All credit goes to Brother Landers for these observations. I once asked for his thoughts on Ruth 1:8-9, and this is how he replied:
Well, since everybody else goes lazily with the stale "May [YHWH] grant..." perhaps the brothers wanted to make a more inclusive, vibrant, or "amplified" translation, embracing the various facets of meaning behind the verb *n-t-n*, i,b
The NWT has been accused of many things, but never can it be accused of being "stale." :-)
The verb and its derived forms sustain "a great variety of meanings" according to the Hebrew lexicons, with three broad areas of meaning: 1) give, 2) put or set and 3) make or constitute. TDOT gives the elemental meaning "extend the hand" in order to place an object at a specific place or to give it over to another person. One Jewish etymological source says the basic idea is simply to "give over (something)."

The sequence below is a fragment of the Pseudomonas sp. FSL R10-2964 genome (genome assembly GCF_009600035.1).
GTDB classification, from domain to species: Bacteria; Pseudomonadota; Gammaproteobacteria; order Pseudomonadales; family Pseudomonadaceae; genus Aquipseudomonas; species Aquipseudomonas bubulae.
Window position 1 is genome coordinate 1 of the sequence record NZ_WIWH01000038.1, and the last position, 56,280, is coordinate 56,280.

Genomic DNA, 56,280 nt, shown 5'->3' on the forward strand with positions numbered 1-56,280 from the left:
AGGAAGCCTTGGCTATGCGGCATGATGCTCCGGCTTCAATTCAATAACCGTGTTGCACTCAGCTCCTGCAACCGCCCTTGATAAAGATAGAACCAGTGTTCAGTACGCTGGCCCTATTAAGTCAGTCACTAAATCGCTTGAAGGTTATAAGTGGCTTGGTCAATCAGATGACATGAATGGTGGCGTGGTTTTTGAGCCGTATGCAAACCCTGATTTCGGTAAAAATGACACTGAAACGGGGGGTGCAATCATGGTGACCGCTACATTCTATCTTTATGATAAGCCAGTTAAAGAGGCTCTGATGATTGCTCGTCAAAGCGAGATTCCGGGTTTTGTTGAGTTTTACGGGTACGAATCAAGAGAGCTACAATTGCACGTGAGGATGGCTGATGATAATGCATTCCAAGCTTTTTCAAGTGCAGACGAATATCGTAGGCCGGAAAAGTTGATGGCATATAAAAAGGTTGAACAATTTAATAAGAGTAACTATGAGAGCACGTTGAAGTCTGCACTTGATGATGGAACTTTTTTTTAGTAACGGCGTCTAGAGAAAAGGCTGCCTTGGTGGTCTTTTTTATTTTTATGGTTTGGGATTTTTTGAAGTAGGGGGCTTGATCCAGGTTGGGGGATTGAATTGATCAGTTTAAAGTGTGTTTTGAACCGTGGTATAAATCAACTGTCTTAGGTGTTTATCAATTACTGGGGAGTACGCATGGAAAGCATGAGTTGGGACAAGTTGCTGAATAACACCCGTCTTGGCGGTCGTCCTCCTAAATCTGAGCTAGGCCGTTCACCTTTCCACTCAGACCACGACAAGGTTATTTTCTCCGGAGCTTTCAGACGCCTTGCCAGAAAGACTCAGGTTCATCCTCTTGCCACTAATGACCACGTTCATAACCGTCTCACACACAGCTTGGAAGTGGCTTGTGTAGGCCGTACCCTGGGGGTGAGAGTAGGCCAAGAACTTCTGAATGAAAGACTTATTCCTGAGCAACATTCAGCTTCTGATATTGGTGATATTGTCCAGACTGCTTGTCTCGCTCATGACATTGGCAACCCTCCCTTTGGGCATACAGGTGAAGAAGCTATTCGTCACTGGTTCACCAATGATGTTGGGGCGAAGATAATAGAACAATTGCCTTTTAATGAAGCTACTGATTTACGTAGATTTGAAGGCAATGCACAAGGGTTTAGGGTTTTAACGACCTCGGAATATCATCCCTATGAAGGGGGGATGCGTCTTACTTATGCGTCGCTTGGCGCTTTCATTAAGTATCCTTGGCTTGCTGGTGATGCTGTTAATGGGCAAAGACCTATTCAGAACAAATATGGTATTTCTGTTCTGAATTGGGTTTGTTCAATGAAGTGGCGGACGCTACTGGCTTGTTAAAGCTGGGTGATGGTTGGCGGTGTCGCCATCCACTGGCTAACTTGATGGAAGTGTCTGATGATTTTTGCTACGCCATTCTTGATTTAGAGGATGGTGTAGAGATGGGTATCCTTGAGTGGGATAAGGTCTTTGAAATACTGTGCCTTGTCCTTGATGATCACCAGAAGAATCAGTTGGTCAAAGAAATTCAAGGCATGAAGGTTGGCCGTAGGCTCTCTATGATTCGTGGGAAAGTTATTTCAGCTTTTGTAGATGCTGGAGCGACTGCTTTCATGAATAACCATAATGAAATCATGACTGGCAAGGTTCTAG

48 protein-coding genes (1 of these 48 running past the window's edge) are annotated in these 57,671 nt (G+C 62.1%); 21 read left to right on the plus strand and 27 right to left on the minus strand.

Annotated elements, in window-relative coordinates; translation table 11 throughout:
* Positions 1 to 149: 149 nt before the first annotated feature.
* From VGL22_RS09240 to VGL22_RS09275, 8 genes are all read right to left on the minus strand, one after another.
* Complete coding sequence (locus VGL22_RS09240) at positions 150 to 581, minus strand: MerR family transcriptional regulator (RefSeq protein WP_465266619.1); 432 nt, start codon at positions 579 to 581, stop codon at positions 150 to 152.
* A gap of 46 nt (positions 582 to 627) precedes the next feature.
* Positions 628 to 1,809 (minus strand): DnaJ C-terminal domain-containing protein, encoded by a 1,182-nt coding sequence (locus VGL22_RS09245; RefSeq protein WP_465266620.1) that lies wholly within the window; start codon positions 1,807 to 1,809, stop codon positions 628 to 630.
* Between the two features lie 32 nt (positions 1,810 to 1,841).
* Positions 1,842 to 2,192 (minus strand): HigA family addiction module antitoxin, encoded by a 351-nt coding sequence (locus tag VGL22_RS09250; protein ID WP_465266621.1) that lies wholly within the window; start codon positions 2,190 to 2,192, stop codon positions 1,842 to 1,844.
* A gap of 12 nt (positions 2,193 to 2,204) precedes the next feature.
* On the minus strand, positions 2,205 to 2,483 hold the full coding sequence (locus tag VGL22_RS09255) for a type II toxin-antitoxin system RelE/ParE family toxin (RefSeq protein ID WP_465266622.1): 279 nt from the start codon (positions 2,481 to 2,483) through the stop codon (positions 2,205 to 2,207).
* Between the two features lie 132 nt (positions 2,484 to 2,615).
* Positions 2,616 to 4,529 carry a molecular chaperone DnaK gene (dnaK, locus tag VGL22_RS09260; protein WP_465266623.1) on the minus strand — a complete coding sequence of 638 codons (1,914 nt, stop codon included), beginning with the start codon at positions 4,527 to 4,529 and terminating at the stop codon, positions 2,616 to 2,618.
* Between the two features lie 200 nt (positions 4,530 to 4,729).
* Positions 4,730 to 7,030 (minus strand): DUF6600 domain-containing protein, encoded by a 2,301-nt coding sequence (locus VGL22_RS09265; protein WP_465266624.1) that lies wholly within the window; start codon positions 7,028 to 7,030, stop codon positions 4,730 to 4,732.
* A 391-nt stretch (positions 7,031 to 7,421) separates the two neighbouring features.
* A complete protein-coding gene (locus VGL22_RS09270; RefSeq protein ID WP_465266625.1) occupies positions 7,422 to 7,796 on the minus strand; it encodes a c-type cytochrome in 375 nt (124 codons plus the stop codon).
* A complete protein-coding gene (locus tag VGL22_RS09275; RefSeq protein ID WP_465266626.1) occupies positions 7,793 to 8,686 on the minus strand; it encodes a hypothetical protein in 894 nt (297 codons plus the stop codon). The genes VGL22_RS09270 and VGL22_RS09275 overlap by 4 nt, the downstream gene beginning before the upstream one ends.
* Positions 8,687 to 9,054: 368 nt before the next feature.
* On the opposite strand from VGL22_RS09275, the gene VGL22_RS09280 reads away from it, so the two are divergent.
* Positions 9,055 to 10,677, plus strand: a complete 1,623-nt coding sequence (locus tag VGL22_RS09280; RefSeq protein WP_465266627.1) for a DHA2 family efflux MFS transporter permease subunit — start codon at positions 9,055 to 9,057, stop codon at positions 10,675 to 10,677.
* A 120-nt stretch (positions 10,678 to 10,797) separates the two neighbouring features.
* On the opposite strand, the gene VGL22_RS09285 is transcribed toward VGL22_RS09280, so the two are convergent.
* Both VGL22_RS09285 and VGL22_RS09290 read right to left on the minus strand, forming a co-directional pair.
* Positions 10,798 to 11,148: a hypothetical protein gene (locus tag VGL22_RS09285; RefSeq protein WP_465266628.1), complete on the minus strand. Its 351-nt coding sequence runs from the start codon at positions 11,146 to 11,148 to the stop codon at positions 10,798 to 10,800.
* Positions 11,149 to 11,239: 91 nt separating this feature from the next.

"May Jehovah make a gift to you" of a resting place with a husband is the thought. It's more expressive and contextual (since it would be a gift, indeed) than just "grant," and is a legitimate translation.
[It's interesting that the 2013 revision of the NWT now says: "'May Jehovah grant* that each of you finds security* in the home of your husband.' Then she kissed them, and they wept loudly." The wording "make a gift" now appears in the footnote.-EGF]